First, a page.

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Male or female, who’s the better social engineer? Battle of the SExes!

May 29, 20125 mins
Data and Information SecurityMicrosoftSecurity

Do males or females make better social engineers? It will be put to the test at the upcoming hacking conference Defcon 20. Men and women will use their social engineering skills to compete in Battle of the SExes.

I’d be willing to bet that someone has successfully manipulated each of us at some point in our lives. If that manipulation was in regard to a love life relationship, to borrow from Living Colour, Cult Of Personality, “I exploit you, still you love me,” people will have different answers for which sex is better at hacking the head and the heart. According to the latest FBI Internet Crime Complaint Center (IC3) report [PDF], Internet romance scams were booming in 2011. Although people believed they were dating “someone decent and honest,” the scammers were so good at social engineering that victims reported romance scam losses that totaled $50.4 million.

Dark Reading relayed the tale of social engineers stealing 500,000 customer records from WHMCS, a client management billing platform, before leaking the sensitive data on Pastebin. Someone from the hacker group UGNazi was able to impersonate a WHMCS developer and dupe the web host into handing out administrative credentials which led to the breach.

While those were only a couple examples of successful social engineering attacks, anyone who can master social engineering (SE) has thereby acquired the most dangerous manipulation skills to hack the human head. That’s also why the feds tend to panic a bit when social engineers test their schmooze at Defcon. Social engineering is “lethal to corporate America.” People want to help other people; it’s a basic part of our human nature. But have you ever stopped to consider who is better at it, male or female social engineers?

According to a poll conducted by the Social Engineer team, 86% of the people voted that “women are naturally more inclined towards social engineering.” In fact, 70% of the men and 95% of the women who voted, voted that women make better social engineers. So Chris Hadnagy, aka the @humanhacker, came up with a very clever idea for the social engineering contest at the upcoming Defcon 20 security conference: “Battles of the SExes.”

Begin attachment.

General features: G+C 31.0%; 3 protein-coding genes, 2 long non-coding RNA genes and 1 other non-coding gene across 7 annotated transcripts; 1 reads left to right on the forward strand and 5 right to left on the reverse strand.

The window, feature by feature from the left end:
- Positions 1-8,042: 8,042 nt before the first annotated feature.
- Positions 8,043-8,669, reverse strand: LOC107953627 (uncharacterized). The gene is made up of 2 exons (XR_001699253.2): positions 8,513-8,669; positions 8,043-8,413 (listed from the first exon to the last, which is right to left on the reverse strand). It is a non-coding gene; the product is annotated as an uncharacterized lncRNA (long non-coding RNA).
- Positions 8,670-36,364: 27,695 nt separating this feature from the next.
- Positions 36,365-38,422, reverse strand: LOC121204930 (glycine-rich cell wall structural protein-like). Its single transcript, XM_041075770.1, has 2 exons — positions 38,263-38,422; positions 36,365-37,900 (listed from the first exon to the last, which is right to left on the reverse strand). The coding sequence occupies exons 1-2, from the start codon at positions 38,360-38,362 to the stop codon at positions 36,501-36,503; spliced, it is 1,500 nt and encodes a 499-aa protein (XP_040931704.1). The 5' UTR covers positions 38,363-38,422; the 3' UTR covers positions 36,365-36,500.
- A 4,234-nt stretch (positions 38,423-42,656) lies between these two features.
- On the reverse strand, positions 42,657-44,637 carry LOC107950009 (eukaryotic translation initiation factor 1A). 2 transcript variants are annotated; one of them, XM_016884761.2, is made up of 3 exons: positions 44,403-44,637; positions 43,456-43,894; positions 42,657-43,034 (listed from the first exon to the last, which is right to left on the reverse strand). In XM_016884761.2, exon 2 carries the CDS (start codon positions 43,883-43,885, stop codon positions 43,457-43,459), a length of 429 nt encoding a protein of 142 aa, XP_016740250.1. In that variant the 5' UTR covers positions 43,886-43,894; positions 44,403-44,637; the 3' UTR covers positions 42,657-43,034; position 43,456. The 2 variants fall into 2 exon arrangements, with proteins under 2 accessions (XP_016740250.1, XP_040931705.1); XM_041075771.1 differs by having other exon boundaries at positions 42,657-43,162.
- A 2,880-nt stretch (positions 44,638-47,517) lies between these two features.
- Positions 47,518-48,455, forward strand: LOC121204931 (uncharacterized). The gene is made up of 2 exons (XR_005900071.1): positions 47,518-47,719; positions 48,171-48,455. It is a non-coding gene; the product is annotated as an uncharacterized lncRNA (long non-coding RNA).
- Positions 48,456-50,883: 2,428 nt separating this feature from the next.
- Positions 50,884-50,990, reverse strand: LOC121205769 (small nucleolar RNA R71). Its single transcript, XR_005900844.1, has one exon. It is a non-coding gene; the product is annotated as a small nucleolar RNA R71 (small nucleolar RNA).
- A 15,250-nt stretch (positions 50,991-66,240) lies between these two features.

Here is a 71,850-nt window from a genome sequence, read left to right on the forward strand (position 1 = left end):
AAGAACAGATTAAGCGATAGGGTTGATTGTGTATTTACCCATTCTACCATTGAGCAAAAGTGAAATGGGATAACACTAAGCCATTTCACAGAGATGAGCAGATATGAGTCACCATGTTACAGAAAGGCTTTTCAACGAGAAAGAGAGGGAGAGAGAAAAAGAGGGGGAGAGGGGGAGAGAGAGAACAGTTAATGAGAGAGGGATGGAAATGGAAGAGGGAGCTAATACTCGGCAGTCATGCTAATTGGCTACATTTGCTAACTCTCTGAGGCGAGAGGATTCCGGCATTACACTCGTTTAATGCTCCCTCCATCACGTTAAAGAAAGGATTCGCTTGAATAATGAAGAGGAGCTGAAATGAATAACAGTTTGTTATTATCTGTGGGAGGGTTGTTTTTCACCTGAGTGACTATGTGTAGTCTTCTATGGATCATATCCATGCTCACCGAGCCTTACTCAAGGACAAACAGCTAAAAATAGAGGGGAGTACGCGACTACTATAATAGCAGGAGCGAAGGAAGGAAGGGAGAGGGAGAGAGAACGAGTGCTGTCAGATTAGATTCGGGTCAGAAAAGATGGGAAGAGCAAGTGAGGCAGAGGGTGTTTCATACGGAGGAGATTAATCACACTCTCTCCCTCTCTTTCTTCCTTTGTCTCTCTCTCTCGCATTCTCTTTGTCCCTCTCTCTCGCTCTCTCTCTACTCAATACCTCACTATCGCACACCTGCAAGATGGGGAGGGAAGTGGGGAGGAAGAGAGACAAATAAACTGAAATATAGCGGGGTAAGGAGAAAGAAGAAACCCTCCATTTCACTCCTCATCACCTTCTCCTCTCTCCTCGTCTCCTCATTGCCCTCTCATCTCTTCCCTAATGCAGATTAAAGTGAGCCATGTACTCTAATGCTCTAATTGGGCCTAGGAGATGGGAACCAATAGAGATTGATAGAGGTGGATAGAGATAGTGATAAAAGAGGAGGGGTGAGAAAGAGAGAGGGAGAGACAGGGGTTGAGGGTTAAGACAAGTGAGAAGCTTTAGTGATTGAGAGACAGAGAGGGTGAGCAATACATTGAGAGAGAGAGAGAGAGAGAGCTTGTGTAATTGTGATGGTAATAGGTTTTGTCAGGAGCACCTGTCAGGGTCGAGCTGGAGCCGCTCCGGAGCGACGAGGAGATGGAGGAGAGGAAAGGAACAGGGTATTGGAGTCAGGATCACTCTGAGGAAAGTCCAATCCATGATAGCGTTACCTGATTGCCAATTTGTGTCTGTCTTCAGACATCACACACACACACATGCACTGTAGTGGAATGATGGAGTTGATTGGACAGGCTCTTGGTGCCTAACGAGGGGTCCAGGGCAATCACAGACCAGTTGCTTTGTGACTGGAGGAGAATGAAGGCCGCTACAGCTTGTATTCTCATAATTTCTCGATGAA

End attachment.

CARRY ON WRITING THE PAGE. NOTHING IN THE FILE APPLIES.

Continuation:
Registration is now closed and the contestants are compiling dossiers on target companies. Each contestant will “gather as much information as possible using public, open source information (OSI). This includes, but is not limited to, sources such as Google, LinkedIn, your target’s own website, Facebook, Twitter, etc.”

Chris Hadnagy, who is also the author of Social Engineering: The Art of Human Hacking, was kind enough to answer to few questions about the Battles of the SExes:

How many women and how many men registered?

Hadnagy: 50% of the contestants are women – so that is 10 women against 10 men.  Awesome!

Do you have specific “target” companies? Last year you mentioned a SEORG rating index with 15 – 18 companies, is something like that in place for Defcon 20?

Hadnagy: Yes we will use a unique approach this year. Each target will get a female and male contestant. This way we can also rate which gender does better against which targets, against which industry.

For the second year, there will be a social engineering contest for kids ages 7 – 16 at Defcon. The Return of the Schmooze Kid’s SE CTF contest “is designed to use a blend of social skills, password cracking, ciphers, lock picking and good old fashion social engineering to accomplish each level of these tasks.”

How many kids aka future SE are registered?

Hadnagy: Last year the parents didn’t start signing up till mid-June, so already we have 8 kids…that is great. We hope to have MANY more.

If you are planning to take your kids to Las Vegas to vacation while you attend Defcon, you might consider registering them in the social engineering contest.

The goal of the Social Engineering CFT (Capture the Flag) contest is to raise awareness about the social engineering threat, but no one will be victimized. This is very different from real life SE attacks which often utilize every pretexting means possible, including “unethical” ones such as pretending to be from a government or law enforcement agency, or by contacting family members of targets.

Being female, it’s probably obvious that I would root for the women, especially since the women and social engineering poll had some sad stats when it came to women in security:

  • 78% of the men that took the poll knew zero women in security
  • 64% know 1-9 women
  • 11% know 10-25
  • 0% know 26-35
  • 5% know 36-50+

Who do you think is a better social engineer, male or female?

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ms smith

Ms. Smith (not her real name) is a freelance writer and programmer with a special and somewhat personal interest in IT privacy and security issues. She focuses on the unique challenges of maintaining privacy and security, both for individuals and enterprises. She has worked as a journalist and has also penned many technical papers and guides covering various technologies. Smith is herself a self-described privacy and security freak.